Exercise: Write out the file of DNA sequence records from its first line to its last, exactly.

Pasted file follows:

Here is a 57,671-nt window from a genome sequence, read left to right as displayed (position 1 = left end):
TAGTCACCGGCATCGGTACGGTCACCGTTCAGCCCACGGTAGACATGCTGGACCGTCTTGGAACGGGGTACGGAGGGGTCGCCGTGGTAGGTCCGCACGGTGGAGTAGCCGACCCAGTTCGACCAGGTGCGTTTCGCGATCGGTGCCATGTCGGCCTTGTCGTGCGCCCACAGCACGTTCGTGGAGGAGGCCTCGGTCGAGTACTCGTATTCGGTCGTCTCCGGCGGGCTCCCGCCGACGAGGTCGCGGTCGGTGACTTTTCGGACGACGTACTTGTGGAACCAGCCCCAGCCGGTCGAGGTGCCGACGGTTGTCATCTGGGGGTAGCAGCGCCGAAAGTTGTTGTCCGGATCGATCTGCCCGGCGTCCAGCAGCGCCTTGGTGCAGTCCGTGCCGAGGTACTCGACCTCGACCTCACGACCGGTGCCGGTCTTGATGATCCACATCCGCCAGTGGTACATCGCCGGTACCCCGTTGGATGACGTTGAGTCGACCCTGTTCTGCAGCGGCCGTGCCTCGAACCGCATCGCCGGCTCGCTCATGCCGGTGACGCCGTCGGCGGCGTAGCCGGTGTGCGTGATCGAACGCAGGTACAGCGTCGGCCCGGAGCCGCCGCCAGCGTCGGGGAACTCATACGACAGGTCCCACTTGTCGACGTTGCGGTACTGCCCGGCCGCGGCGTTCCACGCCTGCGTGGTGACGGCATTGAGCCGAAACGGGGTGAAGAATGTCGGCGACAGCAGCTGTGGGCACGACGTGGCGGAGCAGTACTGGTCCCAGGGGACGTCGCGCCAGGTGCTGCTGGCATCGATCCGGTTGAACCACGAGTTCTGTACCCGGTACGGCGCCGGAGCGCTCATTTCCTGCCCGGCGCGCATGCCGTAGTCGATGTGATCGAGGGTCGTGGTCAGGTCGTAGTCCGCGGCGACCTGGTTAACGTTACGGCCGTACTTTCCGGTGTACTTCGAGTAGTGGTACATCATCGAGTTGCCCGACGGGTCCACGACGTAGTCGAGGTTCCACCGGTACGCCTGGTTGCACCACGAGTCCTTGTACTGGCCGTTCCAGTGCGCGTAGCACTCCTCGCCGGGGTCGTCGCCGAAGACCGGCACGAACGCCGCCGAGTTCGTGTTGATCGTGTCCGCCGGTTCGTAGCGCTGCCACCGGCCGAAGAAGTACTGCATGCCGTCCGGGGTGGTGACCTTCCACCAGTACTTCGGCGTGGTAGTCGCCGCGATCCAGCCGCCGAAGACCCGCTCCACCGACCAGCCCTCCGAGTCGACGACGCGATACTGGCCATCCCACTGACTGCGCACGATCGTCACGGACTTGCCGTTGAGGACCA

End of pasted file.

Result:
Here is a 57,671-nt window from a genome sequence, read left to right as displayed (position 1 = left end):
TAGTCACCGGCATCGGTACGGTCACCGTTCAGCCCACGGTAGACATGCTGGACCGTCTTGGAACGGGGTACGGAGGGGTCGCCGTGGTAGGTCCGCACGGTGGAGTAGCCGACCCAGTTCGACCAGGTGCGTTTCGCGATCGGTGCCATGTCGGCCTTGTCGTGCGCCCACAGCACGTTCGTGGAGGAGGCCTCGGTCGAGTACTCGTATTCGGTCGTCTCCGGCGGGCTCCCGCCGACGAGGTCGCGGTCGGTGACTTTTCGGACGACGTACTTGTGGAACCAGCCCCAGCCGGTCGAGGTGCCGACGGTTGTCATCTGGGGGTAGCAGCGCCGAAAGTTGTTGTCCGGATCGATCTGCCCGGCGTCCAGCAGCGCCTTGGTGCAGTCCGTGCCGAGGTACTCGACCTCGACCTCACGACCGGTGCCGGTCTTGATGATCCACATCCGCCAGTGGTACATCGCCGGTACCCCGTTGGATGACGTTGAGTCGACCCTGTTCTGCAGCGGCCGTGCCTCGAACCGCATCGCCGGCTCGCTCATGCCGGTGACGCCGTCGGCGGCGTAGCCGGTGTGCGTGATCGAACGCAGGTACAGCGTCGGCCCGGAGCCGCCGCCAGCGTCGGGGAACTCATACGACAGGTCCCACTTGTCGACGTTGCGGTACTGCCCGGCCGCGGCGTTCCACGCCTGCGTGGTGACGGCATTGAGCCGAAACGGGGTGAAGAATGTCGGCGACAGCAGCTGTGGGCACGACGTGGCGGAGCAGTACTGGTCCCAGGGGACGTCGCGCCAGGTGCTGCTGGCATCGATCCGGTTGAACCACGAGTTCTGTACCCGGTACGGCGCCGGAGCGCTCATTTCCTGCCCGGCGCGCATGCCGTAGTCGATGTGATCGAGGGTCGTGGTCAGGTCGTAGTCCGCGGCGACCTGGTTAACGTTACGGCCGTACTTTCCGGTGTACTTCGAGTAGTGGTACATCATCGAGTTGCCCGACGGGTCCACGACGTAGTCGAGGTTCCACCGGTACGCCTGGTTGCACCACGAGTCCTTGTACTGGCCGTTCCAGTGCGCGTAGCACTCCTCGCCGGGGTCGTCGCCGAAGACCGGCACGAACGCCGCCGAGTTCGTGTTGATCGTGTCCGCCGGTTCGTAGCGCTGCCACCGGCCGAAGAAGTACTGCATGCCGTCCGGGGTGGTGACCTTCCACCAGTACTTCGGCGTGGTAGTCGCCGCGATCCAGCCGCCGAAGACCCGCTCCACCGACCAGCCCTCCGAGTCGACGACGCGATACTGGCCATCCCACTGACTGCGCACGATCGTCACGGACTTGCCGTTGAGGACCA